An excerpt from:
ACT term: ‘Reason Giving’
Earlier in this book, we talked about fusion with your thoughts. The more you fuse with a particular thought, the more influence it might have on your behaviours. Take any of the examples previously given; an individual who is highly fused with the thought ‘It’s ok to take a day off training when it’s too cold outside’ is more likely to actually skip the training session than an individual who is mindful of her thinking and treats ‘thoughts as just thoughts’, rather than causes or truths.
A thought cannot control or cause your behaviour, but it can influence it.
Reasons can only become problematic when we fuse with them, and see them as representing reality, rather than just one way to look at ‘reality’. In our verbally dominated world, it has unfortunately become acceptable to give verbal reasons as explanations for behaviours. If someone says ‘I felt too anxious to do xyz so I stayed at home’, anxiety is often accepted as a cause for this behaviour rather than an emotion we chose to avoid. Thus, we have all learned to resort to verbal reason giving as a means to justify behaviours, even those that are not in line with our values and commitments.
It’s simple. None of the reasons given previously would physically prevent Sally from doing what she has set out to do. All of them are Sally’s mind engaging in reason giving.
What is a ‘real’ and ‘good enough’ reason then, you might ask? Here are two. ‘I have a broken leg, I cannot run’; ‘I twisted my ankle yesterday and it is still sore. I should take it easy today’.
While this might seem clear, maybe you are still not sure in what category some of the other ‘reasons’ your mind presents, fall into? Ask yourself this: if someone close to you was kidnapped, and your training action right now was the ransom – would you be able to do it? For example, could you train for one hour between 5 am and 6 am if this was required to get your loved one back? If you can, then any other rationale is ‘reason giving’. There are exceptions, of course, in that you might do activities that are detrimental to your health; for example, train with an injury that does damage. This is not what we are talking about here and will be covered in more detail in Chapter 8, where we discuss ‘Pain’ and other passengers.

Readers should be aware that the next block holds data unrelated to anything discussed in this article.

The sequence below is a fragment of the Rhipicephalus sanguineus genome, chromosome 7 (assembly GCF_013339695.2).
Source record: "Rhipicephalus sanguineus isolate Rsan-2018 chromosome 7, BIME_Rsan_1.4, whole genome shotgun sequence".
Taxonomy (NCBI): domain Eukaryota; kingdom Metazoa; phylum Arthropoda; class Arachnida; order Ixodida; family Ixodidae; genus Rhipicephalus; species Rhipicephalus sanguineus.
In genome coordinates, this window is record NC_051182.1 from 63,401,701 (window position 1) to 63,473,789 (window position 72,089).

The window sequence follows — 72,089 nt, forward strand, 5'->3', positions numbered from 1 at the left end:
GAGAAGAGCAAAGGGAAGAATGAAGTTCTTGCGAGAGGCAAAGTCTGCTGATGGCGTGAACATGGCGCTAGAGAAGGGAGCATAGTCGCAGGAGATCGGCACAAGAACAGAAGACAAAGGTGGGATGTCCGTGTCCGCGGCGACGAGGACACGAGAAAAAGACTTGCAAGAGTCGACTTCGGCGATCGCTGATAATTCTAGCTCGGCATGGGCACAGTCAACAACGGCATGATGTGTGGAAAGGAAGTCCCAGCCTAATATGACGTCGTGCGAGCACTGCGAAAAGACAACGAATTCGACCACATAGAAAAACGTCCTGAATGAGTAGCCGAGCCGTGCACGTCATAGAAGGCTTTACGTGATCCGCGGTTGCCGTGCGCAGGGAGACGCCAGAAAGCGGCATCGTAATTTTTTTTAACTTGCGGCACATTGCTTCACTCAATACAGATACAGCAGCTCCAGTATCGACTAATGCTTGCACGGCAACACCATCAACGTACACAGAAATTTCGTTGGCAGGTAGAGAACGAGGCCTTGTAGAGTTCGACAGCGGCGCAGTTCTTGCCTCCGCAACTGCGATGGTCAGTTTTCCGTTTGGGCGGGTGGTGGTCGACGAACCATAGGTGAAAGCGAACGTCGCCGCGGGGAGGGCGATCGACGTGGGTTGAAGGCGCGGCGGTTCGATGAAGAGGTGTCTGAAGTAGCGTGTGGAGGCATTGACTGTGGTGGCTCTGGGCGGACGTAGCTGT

When we are fused with our thoughts, we can quickly align our feelings and behaviour with random statements our mind might be making. ‘It’s too cold to train today’ can become a feeling of dread and our corresponding (avoidance) behaviour can be to stay at home and watch the news instead. This might almost seem natural to us, especially when we are fused with other ideas like, ‘I need to feel motivated before I can train properly’. The truth is, however, that we can do a whole lot of things even if we don’t feel like it, or if our mind tells us we ‘can’t’. Want to try it out?
The following exercise will give you an experience of ‘uncoupling’ your behaviours from the content of your mind’s stories (your thoughts).
Mini exercise: Independence Training
Sit in a chair. Then think repeatedly ‘I cannot get up and walk around.’ Try to even feel this statement in your whole body, a sense that you cannot get up!
Next, while repeating this, and really trying to feel it, get up anyway and walk around. For half a minute.
Keep repeating to yourself the thought ‘I cannot walk around’ while doing this. Try to keep the body feelings you had noticed in your awareness – while you do this – as well.
Then become aware of the discrepancy between the thought ‘I cannot get up and walk around’ and the action you are engaged in.
We know you may get the point of this exercise without doing it, and you might be inclined to keep reading instead of actually trying the exercise. We suggest that you do it anyway. The point of this exercise is not your intellectual understanding of this concept, but for you to experience this, and to get familiar with not automatically doing what your mind tells you. In this exercise, you are consciously experiencing the discord. In doing this, you can engage in a different level of learning.